10 Insane Facts About Ed Wood, The Man Who Defined Weirdness In Hollywood

Ed Wood ranks high among the B-movie eccentrics, thanks to his relentless efforts to create a lasting camp masterpiece. He revolutionized low-budget filmmaking with his innovative - if somewhat questionable - quick fixes to the overwhelming number of obstacles that can crop up in the filmmaking process. And, in addition to all he contributed to film history, Ed Wood's work and life continues to serve as an inspiration to the LGBTQ community. He was one of Hollywood's first open cross-dressers, and highlighted same-sex relationships in his movies and novels.

Since his early death at age 54 in 1978, strange Ed Wood tales and legends have emerged. Fans are left to sort the facts from the fiction as they consider his unconventional biography. Wood's life was full of wild stories that highlighted his determination and undeniable skill as well as those that demonstrated his personal struggles and weakness. Keep reading to discover some crazy Ed Wood stories - and if you want more, look into the lives of Brando and Seagal.

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  • He Bit The Heads Off Of Chickens In Carnival Sideshows

    He Bit The Heads Off Of Chickens In Carnival Sideshows
    Photo: thetallestman.com / via Pinterest

    After he served in World War II, Wood's exact whereabouts were unknown. One of the most persistent rumors about this period is that he joined a traveling carnival, where he played a man who bit the heads off of live chickens. Eventually, he performed as a half-man, half-woman character.

  • He Made A Movie Cast Undergo A Mass Baptism

    He Made A Movie Cast Undergo A Mass Baptism
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    Wood frequently struggled to secure funds for his films, and Plan 9 From Outer Space was no different. After a lot of searching, Wood was able to gain funding from J. Edward Reynolds, a high-ranking member of a local Baptist church.

    However, the church had a few conditions. First, the cast would need to be baptized - which they were, en masse, in a Beverly Hills swimming pool. Second, Wood had to change the name of the film, which had originally been Grave Robbers from Outer Space.

  • He Inspired A Legally Recognized Church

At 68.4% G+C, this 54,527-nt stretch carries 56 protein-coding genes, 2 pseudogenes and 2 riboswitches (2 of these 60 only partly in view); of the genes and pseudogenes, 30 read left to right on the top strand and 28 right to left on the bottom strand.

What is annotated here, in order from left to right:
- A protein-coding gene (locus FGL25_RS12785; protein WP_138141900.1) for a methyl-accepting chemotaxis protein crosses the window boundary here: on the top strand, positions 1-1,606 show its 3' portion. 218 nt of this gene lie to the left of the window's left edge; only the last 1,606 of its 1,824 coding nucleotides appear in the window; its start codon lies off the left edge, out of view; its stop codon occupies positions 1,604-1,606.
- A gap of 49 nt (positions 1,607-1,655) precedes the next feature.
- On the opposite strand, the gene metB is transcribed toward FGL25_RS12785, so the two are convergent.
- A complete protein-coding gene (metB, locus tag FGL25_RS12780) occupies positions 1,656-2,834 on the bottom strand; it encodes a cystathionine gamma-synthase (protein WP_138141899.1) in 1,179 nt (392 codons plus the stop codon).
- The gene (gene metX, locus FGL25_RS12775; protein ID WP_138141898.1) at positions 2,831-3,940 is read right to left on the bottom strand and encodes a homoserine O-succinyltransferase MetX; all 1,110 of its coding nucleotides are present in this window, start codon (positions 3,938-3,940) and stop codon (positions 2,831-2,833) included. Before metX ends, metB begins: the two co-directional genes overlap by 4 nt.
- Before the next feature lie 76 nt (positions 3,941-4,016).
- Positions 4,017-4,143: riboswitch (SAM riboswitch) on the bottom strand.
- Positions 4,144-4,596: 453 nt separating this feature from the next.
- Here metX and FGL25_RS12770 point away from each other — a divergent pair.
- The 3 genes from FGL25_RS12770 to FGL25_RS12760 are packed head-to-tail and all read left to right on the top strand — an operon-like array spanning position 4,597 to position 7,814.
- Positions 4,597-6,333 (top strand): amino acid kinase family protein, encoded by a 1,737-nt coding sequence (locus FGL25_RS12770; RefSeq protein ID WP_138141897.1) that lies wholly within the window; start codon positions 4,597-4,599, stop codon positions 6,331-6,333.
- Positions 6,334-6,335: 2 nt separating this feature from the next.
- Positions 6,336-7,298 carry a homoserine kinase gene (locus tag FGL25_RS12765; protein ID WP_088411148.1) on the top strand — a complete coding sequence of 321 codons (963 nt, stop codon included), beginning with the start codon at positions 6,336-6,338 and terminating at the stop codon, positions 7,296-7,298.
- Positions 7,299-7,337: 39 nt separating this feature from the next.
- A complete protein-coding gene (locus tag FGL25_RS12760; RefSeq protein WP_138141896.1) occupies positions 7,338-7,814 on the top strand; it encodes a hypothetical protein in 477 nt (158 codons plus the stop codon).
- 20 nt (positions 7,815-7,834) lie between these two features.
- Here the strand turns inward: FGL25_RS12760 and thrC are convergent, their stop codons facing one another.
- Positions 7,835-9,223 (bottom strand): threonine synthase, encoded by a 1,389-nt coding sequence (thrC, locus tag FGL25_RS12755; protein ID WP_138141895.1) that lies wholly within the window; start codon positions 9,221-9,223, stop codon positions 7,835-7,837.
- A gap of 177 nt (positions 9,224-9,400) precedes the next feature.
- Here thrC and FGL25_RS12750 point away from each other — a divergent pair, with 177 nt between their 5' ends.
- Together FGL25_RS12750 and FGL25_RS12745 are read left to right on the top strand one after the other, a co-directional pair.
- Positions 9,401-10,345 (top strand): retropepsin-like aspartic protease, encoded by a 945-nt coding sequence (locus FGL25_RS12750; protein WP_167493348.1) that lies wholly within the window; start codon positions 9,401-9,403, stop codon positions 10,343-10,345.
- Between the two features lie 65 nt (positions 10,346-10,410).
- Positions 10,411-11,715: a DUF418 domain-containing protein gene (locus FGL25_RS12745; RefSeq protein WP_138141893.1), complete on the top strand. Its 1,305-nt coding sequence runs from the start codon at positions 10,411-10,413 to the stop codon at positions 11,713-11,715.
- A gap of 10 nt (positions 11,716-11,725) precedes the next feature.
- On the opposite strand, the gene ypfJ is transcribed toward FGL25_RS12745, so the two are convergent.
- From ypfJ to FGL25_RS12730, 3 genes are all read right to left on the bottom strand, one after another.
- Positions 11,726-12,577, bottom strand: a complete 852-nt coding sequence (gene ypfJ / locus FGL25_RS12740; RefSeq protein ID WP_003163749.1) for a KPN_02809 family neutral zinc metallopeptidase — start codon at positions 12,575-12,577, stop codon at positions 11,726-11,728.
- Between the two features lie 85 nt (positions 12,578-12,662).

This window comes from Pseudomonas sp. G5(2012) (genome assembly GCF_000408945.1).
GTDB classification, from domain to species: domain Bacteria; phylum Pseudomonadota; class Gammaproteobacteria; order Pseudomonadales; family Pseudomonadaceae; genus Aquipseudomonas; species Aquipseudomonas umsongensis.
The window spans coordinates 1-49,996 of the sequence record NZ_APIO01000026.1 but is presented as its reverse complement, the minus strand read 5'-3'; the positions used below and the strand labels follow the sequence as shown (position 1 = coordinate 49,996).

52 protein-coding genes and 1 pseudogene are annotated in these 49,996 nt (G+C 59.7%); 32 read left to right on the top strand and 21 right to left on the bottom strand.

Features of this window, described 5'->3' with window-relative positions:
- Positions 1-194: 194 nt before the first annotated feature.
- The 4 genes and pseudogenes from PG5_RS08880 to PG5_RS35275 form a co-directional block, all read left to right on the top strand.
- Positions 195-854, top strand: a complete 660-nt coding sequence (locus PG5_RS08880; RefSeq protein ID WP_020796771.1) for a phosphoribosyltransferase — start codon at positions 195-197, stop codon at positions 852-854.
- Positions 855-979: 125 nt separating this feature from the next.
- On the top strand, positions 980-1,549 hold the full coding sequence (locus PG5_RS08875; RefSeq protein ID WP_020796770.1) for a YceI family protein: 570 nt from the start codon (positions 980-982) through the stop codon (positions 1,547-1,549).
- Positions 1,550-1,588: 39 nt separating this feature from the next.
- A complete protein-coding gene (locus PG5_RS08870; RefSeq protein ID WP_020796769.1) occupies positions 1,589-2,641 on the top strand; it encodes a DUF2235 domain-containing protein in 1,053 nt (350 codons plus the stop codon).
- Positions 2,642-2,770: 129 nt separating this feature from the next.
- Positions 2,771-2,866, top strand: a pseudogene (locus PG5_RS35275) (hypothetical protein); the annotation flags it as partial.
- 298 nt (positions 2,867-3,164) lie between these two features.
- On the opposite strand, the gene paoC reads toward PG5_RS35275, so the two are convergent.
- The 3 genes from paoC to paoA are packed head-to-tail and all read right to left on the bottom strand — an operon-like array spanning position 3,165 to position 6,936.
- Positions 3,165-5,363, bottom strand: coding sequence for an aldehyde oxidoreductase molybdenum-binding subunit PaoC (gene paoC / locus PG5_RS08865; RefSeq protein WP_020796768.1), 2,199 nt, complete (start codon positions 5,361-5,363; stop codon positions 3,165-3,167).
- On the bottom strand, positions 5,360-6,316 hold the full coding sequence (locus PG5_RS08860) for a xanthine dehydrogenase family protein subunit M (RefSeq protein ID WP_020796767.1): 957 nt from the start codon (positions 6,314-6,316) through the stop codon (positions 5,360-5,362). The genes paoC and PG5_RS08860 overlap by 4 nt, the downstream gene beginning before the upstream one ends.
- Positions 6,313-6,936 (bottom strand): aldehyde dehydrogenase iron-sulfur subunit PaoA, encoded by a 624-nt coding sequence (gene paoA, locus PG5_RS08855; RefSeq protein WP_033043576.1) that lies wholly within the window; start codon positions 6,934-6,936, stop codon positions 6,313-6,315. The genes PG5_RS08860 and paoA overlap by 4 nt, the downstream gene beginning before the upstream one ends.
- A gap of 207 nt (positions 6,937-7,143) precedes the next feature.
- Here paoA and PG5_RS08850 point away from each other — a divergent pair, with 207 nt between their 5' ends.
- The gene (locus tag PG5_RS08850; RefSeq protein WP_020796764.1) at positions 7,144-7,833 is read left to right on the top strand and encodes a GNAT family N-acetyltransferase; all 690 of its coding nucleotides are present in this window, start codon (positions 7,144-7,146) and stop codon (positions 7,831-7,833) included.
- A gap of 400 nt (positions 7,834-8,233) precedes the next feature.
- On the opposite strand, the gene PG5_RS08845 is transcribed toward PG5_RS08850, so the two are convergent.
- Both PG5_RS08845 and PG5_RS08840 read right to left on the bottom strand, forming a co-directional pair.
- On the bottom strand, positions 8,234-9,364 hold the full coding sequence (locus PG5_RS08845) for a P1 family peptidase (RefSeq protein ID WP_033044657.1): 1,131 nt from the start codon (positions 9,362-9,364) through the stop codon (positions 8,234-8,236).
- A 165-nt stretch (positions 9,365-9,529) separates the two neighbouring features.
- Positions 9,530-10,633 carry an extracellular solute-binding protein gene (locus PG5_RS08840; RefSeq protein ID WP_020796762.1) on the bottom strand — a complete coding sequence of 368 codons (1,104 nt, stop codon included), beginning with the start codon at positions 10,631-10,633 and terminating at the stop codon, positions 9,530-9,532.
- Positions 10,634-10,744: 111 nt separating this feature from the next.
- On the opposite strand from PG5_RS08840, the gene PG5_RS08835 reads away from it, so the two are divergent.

He Inspired A Legally Recognized Church
    Photo: ghoulsofplan9.com / via Pinterest

    In 1996, 19-year-old Esteban Christian Galindo founded a joke web page titled "ED WOOD = GOD." But after a year, Woodism blossomed into a legal religion, now with more than 3,000 followers. 

    It is defined as: "a serious pop culture-based religion... Woodism is a frame of mind and not a list of rules. The basic premise of Woodism... is the constant search for happiness and the following of dreams and being proud of who you are... It's a punk libertarian religion. It's spirituality mixed with realism."

  • He Said Angora Helped Him Write

    He Said Angora Helped Him Write
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    Ed Wood loved angora, a super soft wool spun from rabbit fur - one of his pen names was "Ann Gora." He frequently wore women's clothing woven from the material. According to Kathy O'Hara, Wood's second wife, his fascination with the fabric was directly tied to his transvestism.

    Wood's ex Dolores Fuller said he loved to put on her white angora sweater: "I said, 'Why do you want to borrow it?' and he said, 'Well, it helps me write, I feel so much more comfortable. I hate men's hard clothes, I like soft, cuddly things. It makes my creative juices flow!'"

  • He Hung Out With Wrestlers And Vampires

    He Hung Out With Wrestlers And Vampires
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    Ed Wood cast his colorful movies with equally colorful talent. His inner circle included horror pin-up Vampira, Swedish wrestler Tor Johnson, well-known drag queen Bunny Breckenridge, and former horror star Bela Lugosi

    Perhaps because of his association with these "misfits," Wood never broke through to the Hollywood mainstream.

  • His Best Friend Was Bela Lugosi

    His Best Friend Was Bela Lugosi
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    In the 1950s, the horror legend Bela Lugosi was suffering from drug addiction and his career was in decline. Ed Wood struck up a friendship with the actor, and cast him in multiple movies.

    Lugosi died partway through the filming of Plan 9 From Outer Space. Wood had an eyebrow-raising workaround for him: replacing Lugosi with a friend, who held his cape over his face on film to disguise the fact that he was clearly a different person.

    Lugosi's son, Bela Lugosi, Jr., said that he believed Wood was taking advantage of his ailing father. Other associates claimed that the two had a genuine friendship, and that Wood helped Lugosi through particularly rough patches of addiction and depression.